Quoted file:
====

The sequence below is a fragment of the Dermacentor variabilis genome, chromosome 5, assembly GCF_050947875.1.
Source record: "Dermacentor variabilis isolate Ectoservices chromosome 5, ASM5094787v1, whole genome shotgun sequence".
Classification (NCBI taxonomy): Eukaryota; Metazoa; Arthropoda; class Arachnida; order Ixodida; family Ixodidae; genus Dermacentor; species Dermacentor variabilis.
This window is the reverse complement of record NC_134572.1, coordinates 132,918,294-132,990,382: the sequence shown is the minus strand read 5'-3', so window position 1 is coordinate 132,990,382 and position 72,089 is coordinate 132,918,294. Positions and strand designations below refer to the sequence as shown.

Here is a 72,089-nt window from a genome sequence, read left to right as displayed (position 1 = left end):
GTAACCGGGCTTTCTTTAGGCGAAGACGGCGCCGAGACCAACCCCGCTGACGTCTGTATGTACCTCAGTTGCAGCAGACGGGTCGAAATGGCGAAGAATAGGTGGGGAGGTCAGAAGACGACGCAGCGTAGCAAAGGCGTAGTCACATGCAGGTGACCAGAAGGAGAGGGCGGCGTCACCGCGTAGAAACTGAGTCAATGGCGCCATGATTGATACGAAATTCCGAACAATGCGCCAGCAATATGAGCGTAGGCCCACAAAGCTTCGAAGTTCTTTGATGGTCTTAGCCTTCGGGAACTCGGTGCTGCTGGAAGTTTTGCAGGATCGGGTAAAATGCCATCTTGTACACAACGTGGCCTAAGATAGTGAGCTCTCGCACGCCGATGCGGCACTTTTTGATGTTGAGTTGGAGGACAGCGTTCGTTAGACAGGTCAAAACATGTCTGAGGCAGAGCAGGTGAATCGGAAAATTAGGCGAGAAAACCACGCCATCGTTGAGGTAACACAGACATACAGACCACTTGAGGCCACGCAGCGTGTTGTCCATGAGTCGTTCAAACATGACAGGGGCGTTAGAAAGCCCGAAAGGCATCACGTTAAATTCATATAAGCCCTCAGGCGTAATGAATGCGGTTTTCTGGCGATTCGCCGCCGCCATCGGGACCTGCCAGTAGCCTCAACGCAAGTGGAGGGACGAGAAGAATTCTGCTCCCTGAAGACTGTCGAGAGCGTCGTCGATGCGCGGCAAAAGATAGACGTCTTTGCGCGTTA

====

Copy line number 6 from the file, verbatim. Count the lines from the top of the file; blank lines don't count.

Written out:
GTAACCGGGCTTTCTTTAGGCGAAGACGGCGCCGAGACCAACCCCGCTGACGTCTGTATGTACCTCAGTTGCAGCAGACGGGTCGAAATGGCGAAGAATAGGTGGGGAGGTCAGAAGACGACGCAGCGTAGCAAAGGCGTAGTCACATGCAGGTGACCAGAAGGAGAGGGCGGCGTCACCGCGTAGAAACTGAGTCAATGGCGCCATGATTGATACGAAATTCCGAACAATGCGCCAGCAATATGAGCGTAGGCCCACAAAGCTTCGAAGTTCTTTGATGGTCTTAGCCTTCGGGAACTCGGTGCTGCTGGAAGTTTTGCAGGATCGGGTAAAATGCCATCTTGTACACAACGTGGCCTAAGATAGTGAGCTCTCGCACGCCGATGCGGCACTTTTTGATGTTGAGTTGGAGGACAGCGTTCGTTAGACAGGTCAAAACATGTCTGAGGCAGAGCAGGTGAATCGGAAAATTAGGCGAGAAAACCACGCCATCGTTGAGGTAACACAGACATACAGACCACTTGAGGCCACGCAGCGTGTTGTCCATGAGTCGTTCAAACATGACAGGGGCGTTAGAAAGCCCGAAAGGCATCACGTTAAATTCATATAAGCCCTCAGGCGTAATGAATGCGGTTTTCTGGCGATTCGCCGCCGCCATCGGGACCTGCCAGTAGCCTCAACGCAAGTGGAGGGACGAGAAGAATTCTGCTCCCTGAAGACTGTCGAGAGCGTCGTCGATGCGCGGCAAAAGATAGACGTCTTTGCGCGTTA